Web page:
The Influence and Lucrativeness of Mobile Apps

By Ilana Greene

It goes without saying: cell phones have come a long way since Richard Gere suavely answered his state-of-the-art mobile in the 1990 classic Pretty Woman. In just two and a half decades, cell phones have evolved from weighty bricks that had two basic functions — the ability to make outgoing calls and answer incoming calls — to sleek, multi-use smart phones.

Smartphone popularity has skyrocketed in recent years, largely due to the affordability of these devices, but also the variety and availability of apps. With a 1.3 million apps available in iTunes’ App Store (as of June 2014), users can customize a smartphone specific to their needs and lifestyle. With Gmail, Safari, iTunes, the Weather Channel, Uber and Chase Bank in the palm of one’s hand, it’s no wonder the total number of smartphone users is expected to hit 1.75 billion.

The app business has proved itself as a highly lucrative business. Newzoo, a market research firm, anticipates that mobile game revenue will reach $30.3 billion next year, a sizeable increase of $5.3 billion over 2014 numbers. iTunes exclusively is expected to earn $4 billion in revenue for mobile games in 2014. Comparatively, Nintendo, the once leader in console gaming, earned $2.4 billion in 2013 — a clear indicator of the market shifts within the gaming industry.

Services beyond traditional businesses have tapped into the app market. Deakin University, a public 40,000-student university in Australia, has adopted mobile technology to engage their global alumni network.

“The most successful apps deeply engage their audience. After launching a new app, it’s critical to be constantly evaluating which channels and campaigns are most effective and produce the highest engagement,” says Sanjeev Ahuja, CEO of Oplytic, a mobile marketing analytics, engagement and optimization software.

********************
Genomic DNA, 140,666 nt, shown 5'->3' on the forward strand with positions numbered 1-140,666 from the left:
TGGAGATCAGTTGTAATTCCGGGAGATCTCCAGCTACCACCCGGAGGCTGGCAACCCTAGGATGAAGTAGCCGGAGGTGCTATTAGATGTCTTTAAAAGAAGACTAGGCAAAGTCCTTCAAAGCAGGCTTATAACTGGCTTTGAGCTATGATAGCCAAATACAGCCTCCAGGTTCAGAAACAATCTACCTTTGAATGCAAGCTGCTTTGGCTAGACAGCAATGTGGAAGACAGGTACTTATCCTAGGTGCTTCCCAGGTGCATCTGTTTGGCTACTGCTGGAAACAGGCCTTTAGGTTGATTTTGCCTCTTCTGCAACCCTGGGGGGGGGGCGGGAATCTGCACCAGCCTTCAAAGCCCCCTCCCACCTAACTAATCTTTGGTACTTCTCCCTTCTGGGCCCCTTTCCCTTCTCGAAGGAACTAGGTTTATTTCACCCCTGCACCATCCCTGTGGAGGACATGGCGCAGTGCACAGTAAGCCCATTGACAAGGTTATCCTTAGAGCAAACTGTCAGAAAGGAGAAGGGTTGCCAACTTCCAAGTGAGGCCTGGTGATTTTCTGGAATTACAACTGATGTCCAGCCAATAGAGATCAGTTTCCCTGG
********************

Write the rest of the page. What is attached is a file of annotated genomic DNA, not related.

Apps also have an influential place in a business-to-business context, as well.

More and more enterprises including software giant Adobe have created mobile apps to track sales across their large distributed sales forces. These apps help facilitate the sales process for sales representatives, providing reps with essential sales tools on the go. By tracking sales behavior and mobile sales attribution, companies can identify best practices and refine their sales forces.

“Apps have the ability to significantly elevate a businesses, whether B2C or B2B, improve efficiency, make money or save money when done correctly. The opportunities are endless when it comes to mobile marketing and apps,” says Ahuja.

While Pretty Woman remains timeless to this day, those archaic, 90s-era cell phones and Super Nintendos have been replaced by sleek smartphones, and it’s clear they aren’t going anywhere, whether recreationally or professionally.

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